A midwife is accused of falsifying vaccination records for nearly 1,500 children, administering 12,449 fake immunizations as pretext for submitting false information to the New York State Immunization Information System, the state's health department said.
New York's public schools require students to be up to date on number of vaccinations, including hepatitis B; measles, mumps and rubella (MMR); polio; varicella; and others.
The state said these students have had their vaccination records voided and will be required to receive their missing shots before returning to school.
Officials said Jeanette Breen, a licensed midwife, began administering the fake vaccines in 2019, months after New York officials eliminated non-medical exemptions for required school immunizations.
The state's health department said Breen gave patents "Real Immunity Homeoprophylaxis Program" oral pellets. Health officials say the pellets are not approved to prevent any disease.
"Misrepresenting or falsifying vaccine records puts lives in jeopardy and undermines the system that exists to protect public health," State Health Commissioner Dr. James McDonald said. "Let it be clear, the New York State Department of Health takes this issue seriously and will investigate and use all enforcement tools at its disposal against those who have been found to have committed such violations."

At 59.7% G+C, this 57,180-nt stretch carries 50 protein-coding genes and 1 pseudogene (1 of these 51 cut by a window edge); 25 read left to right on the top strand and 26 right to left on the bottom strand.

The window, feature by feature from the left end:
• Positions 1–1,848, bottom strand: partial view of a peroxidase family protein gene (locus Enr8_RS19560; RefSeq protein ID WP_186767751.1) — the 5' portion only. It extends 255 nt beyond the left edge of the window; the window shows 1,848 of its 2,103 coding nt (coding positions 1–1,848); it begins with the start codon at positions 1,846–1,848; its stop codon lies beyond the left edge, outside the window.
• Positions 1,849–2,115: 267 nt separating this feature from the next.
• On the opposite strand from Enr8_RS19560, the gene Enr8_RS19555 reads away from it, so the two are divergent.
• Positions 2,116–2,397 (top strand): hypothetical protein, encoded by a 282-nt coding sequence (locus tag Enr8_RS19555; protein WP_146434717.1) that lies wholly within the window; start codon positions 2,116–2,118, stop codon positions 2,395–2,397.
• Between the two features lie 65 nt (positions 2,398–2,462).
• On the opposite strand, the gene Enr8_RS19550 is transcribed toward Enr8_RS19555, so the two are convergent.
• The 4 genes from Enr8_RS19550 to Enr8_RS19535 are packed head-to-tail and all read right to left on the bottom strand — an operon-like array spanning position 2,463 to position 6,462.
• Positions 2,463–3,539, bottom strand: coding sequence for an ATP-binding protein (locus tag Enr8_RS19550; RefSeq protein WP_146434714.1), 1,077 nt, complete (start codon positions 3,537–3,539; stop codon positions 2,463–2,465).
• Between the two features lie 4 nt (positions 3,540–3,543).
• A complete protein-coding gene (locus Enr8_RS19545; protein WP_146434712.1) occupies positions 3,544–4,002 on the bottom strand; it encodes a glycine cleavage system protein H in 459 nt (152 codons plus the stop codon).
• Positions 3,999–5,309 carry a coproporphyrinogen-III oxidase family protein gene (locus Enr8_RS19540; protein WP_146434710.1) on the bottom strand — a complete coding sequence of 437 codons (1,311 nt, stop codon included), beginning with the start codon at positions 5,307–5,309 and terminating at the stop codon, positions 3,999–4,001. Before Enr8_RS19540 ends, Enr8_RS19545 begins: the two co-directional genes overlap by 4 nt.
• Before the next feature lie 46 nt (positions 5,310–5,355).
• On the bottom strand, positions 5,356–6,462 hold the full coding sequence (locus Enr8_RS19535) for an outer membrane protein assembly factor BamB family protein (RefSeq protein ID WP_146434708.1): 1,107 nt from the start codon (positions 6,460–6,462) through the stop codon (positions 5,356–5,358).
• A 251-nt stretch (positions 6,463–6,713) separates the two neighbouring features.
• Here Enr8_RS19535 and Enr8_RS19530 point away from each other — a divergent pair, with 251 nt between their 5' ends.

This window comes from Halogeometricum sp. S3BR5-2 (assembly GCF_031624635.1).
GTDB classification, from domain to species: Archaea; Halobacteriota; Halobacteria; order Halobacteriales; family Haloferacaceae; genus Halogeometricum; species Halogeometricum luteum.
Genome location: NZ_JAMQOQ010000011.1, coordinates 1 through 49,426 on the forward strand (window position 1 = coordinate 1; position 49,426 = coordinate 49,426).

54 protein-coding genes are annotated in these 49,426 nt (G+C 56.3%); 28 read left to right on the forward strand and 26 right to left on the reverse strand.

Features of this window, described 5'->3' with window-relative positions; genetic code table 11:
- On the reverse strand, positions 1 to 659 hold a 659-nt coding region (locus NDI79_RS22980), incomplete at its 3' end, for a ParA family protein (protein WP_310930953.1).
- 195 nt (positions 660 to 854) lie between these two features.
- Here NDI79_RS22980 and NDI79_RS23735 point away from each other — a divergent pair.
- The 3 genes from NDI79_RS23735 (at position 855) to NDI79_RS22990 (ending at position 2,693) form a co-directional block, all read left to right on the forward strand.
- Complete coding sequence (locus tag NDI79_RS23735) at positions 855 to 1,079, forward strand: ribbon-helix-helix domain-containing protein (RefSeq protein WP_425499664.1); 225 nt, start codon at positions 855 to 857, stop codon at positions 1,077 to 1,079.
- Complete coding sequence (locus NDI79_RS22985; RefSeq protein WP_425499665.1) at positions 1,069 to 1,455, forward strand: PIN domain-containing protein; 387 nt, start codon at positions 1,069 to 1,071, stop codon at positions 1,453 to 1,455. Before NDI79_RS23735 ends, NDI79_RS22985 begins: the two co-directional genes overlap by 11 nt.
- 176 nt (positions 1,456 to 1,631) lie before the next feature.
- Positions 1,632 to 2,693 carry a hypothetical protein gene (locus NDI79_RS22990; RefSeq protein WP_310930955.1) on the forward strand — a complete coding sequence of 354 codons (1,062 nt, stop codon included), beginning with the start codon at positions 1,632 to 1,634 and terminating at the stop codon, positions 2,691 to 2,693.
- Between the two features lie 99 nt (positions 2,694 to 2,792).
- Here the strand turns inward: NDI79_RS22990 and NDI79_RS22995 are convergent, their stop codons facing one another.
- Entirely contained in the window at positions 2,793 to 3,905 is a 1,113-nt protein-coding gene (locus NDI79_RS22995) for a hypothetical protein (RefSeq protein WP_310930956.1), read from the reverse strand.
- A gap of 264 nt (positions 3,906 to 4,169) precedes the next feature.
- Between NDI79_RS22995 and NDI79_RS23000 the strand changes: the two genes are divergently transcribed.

Health officials noted the fake vaccine scheme began months before the COVID-19 pandemic began, which prompted some apprehensiveness about vaccines more broadly.
The state still approves medical exemptions when a child has a medical condition that prevents them from receiving a vaccine.
Breen was fined $300,000 and has already paid half of that amount. The remaining balance will be suspended if she agrees to a number of conditions, including refraining from administering any immunization that must be reported to health officials.
"By intentionally falsifying immunization records for students, this licensed health care professional not only endangered the health and safety of our school communities but also undermined public trust," State Education Commissioner Betty A. Rosa said.
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